Casey, Philip Maurice (1976) The interpretation of Daniel VII in Jewish and patristic literature and in the New Testament: an approach to the Son of Man problem. Doctoral thesis, Durham University.
Daniel vii was written by one conservative Jew in 166-5 B.C. The man-like figure of vs 13 is an empty symbol of faithful Jews, the Saints of the Most High, in triumph. The Maccabean victory of I64. B.C, gave rise to two exegetical traditions. The "syrian" tradition identified the Maccabean victory as the predicted triumph, and preserved a complete outline of the original author's interpretation of Daniel vii. The "western" tradition retained the eschatological orientation of vss 9-14, and continually revised its interpretation of the chapter in accordance with an actualizing exegesis. The Jewish version of this tradition preserved the original corporate interpretation of the man-like figure. Other ‘western’ Jews identified him as the Messiah, and one early group identified him as Enoch. The western Christian tradition identified him as Jesus at his second coming. There was no "Son of man concept” in Judaism. No trace survives of any use of Daniel vii by the historical Jesus. There are no formula quotations of it in the New Testament, and the only New Testament writer who made much use of it was the author of Revelation. It was influential in the formation of one group of Son of man sayings: Mk xiii.26, xiv.62, viii.38c, Mt xxiv.44//Lk xii.40, Mt x.23, xvi.28, xxv.31, Lk xviii.8. All these sayings are to be attributed to the early church, some of whose members searched the Old Testament for the return of their Lord and found it at Daniel vii.13.14. These sayings probably originated in Greek. Mark and Matthew both recognized some use of Da vii.l3, and belonged to the western Christian tradition. The origin of the Gospel term “the Son of man” is to be found elsewhere.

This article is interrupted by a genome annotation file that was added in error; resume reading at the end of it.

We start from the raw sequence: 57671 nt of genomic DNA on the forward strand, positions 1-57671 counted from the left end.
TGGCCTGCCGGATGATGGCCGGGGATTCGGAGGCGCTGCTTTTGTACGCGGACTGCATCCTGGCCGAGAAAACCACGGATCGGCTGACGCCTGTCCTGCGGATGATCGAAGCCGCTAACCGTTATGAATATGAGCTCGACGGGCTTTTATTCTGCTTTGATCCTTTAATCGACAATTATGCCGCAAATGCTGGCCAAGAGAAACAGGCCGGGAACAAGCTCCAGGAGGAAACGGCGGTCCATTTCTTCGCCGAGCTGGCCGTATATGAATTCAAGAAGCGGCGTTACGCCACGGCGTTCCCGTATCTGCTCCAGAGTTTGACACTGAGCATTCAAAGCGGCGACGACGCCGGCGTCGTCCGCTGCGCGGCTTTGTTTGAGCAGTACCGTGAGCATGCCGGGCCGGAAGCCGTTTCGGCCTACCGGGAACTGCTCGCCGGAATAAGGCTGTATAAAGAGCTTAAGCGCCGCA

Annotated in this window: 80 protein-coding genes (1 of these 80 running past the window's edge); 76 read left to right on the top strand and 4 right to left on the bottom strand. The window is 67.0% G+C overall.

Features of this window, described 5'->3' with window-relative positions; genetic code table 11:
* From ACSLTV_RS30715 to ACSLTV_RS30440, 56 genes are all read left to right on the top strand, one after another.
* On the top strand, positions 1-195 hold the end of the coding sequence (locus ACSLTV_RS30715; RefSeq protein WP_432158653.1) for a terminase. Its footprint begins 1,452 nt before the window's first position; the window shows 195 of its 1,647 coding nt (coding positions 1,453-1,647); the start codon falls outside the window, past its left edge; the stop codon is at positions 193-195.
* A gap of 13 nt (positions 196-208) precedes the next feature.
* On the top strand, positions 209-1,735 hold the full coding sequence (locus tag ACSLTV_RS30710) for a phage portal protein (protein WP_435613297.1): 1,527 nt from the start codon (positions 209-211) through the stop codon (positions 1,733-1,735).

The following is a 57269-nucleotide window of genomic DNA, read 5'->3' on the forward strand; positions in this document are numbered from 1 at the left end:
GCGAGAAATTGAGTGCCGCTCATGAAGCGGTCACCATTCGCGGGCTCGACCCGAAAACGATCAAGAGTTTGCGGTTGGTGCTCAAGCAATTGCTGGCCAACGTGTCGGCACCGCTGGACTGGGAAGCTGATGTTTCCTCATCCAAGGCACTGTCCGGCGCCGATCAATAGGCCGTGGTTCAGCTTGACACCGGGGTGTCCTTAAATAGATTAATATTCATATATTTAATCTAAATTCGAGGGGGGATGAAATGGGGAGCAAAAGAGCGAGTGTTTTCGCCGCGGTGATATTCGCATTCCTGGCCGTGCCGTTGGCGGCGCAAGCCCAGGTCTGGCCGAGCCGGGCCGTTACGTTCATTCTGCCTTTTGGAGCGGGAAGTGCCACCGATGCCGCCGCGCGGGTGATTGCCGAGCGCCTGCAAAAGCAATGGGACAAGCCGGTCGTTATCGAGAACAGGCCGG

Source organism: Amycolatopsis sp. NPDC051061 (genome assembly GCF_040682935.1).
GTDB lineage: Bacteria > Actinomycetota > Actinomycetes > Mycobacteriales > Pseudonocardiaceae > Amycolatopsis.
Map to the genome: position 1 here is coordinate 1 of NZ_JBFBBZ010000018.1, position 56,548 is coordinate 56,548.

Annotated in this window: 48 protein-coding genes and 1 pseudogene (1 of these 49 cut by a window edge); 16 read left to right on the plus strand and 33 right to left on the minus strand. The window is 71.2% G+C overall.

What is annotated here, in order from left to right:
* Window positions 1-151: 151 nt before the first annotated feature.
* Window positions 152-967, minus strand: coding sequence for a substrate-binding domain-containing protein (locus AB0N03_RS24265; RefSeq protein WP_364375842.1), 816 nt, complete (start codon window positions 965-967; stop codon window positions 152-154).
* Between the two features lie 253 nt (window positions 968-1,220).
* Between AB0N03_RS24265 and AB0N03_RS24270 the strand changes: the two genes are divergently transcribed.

|Item Type:||Thesis (Doctoral)|
|Award:||Doctor of Philosophy|
|Copyright:||Copyright of this thesis is held by the author|
|Deposited On:||14 Mar 2014 16:55|